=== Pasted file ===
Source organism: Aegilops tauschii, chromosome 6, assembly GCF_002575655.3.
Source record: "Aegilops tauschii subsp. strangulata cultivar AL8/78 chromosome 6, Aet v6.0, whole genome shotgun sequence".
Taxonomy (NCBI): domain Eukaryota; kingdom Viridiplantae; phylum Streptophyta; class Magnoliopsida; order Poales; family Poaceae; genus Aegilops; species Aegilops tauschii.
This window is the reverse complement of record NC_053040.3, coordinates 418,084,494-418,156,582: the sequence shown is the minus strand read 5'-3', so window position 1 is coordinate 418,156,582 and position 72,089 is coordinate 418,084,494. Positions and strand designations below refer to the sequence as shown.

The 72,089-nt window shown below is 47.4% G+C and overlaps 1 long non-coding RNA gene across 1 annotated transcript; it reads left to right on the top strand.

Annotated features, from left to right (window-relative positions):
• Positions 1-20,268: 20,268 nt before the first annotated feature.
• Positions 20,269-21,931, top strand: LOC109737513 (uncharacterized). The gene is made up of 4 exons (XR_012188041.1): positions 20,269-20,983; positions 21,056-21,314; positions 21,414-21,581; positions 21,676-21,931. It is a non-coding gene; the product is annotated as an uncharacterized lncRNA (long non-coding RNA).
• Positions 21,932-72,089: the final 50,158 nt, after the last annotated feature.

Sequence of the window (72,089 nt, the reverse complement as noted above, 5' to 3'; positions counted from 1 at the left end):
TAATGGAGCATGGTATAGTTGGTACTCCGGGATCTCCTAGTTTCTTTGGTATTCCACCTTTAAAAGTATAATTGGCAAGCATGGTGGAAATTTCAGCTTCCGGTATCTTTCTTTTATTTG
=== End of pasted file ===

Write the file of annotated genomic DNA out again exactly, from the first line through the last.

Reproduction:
Source organism: Aegilops tauschii, chromosome 6, assembly GCF_002575655.3.
Source record: "Aegilops tauschii subsp. strangulata cultivar AL8/78 chromosome 6, Aet v6.0, whole genome shotgun sequence".
Taxonomy (NCBI): domain Eukaryota; kingdom Viridiplantae; phylum Streptophyta; class Magnoliopsida; order Poales; family Poaceae; genus Aegilops; species Aegilops tauschii.
This window is the reverse complement of record NC_053040.3, coordinates 418,084,494-418,156,582: the sequence shown is the minus strand read 5'-3', so window position 1 is coordinate 418,156,582 and position 72,089 is coordinate 418,084,494. Positions and strand designations below refer to the sequence as shown.

The 72,089-nt window shown below is 47.4% G+C and overlaps 1 long non-coding RNA gene across 1 annotated transcript; it reads left to right on the top strand.

Annotated features, from left to right (window-relative positions):
• Positions 1-20,268: 20,268 nt before the first annotated feature.
• Positions 20,269-21,931, top strand: LOC109737513 (uncharacterized). The gene is made up of 4 exons (XR_012188041.1): positions 20,269-20,983; positions 21,056-21,314; positions 21,414-21,581; positions 21,676-21,931. It is a non-coding gene; the product is annotated as an uncharacterized lncRNA (long non-coding RNA).
• Positions 21,932-72,089: the final 50,158 nt, after the last annotated feature.

Sequence of the window (72,089 nt, the reverse complement as noted above, 5' to 3'; positions counted from 1 at the left end):
TAATGGAGCATGGTATAGTTGGTACTCCGGGATCTCCTAGTTTCTTTGGTATTCCACCTTTAAAAGTATAATTGGCAAGCATGGTGGAAATTTCAGCTTCCGGTATCTTTCTTTTATTTG